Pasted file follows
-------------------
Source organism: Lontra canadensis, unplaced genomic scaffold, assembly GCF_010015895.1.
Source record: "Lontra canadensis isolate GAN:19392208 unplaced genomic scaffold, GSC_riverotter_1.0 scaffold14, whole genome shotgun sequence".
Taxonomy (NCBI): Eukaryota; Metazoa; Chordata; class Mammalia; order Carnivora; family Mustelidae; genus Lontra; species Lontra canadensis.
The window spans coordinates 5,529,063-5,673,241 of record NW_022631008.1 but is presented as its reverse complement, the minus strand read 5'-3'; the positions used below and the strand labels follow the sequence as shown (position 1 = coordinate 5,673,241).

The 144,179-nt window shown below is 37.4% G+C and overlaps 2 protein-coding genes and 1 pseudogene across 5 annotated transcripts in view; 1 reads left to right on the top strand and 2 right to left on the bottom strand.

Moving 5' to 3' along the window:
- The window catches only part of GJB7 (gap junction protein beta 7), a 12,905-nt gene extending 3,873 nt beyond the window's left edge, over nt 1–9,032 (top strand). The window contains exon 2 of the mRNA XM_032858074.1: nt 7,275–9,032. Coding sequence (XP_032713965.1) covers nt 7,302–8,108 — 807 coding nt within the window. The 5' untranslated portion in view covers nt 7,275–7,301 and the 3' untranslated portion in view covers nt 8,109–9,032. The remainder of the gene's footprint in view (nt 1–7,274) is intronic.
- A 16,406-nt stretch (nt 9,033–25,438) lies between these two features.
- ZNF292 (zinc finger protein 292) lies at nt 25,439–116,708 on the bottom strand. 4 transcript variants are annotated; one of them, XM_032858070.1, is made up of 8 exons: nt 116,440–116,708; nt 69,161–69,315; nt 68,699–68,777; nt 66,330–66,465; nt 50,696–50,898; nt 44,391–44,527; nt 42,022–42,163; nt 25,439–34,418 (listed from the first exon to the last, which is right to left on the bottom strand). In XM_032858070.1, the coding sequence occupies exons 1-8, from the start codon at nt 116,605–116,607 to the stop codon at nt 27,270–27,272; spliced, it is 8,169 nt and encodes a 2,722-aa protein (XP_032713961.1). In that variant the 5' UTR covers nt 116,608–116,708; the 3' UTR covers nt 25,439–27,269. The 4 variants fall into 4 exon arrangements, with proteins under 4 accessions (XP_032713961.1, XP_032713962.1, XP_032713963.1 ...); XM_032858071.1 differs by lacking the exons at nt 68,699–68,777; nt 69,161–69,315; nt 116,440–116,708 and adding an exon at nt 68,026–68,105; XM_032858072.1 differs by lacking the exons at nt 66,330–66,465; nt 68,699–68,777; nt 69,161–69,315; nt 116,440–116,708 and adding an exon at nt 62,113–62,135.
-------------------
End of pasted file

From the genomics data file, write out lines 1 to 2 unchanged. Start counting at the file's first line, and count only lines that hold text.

Source organism: Lontra canadensis, unplaced genomic scaffold, assembly GCF_010015895.1.
Source record: "Lontra canadensis isolate GAN:19392208 unplaced genomic scaffold, GSC_riverotter_1.0 scaffold14, whole genome shotgun sequence".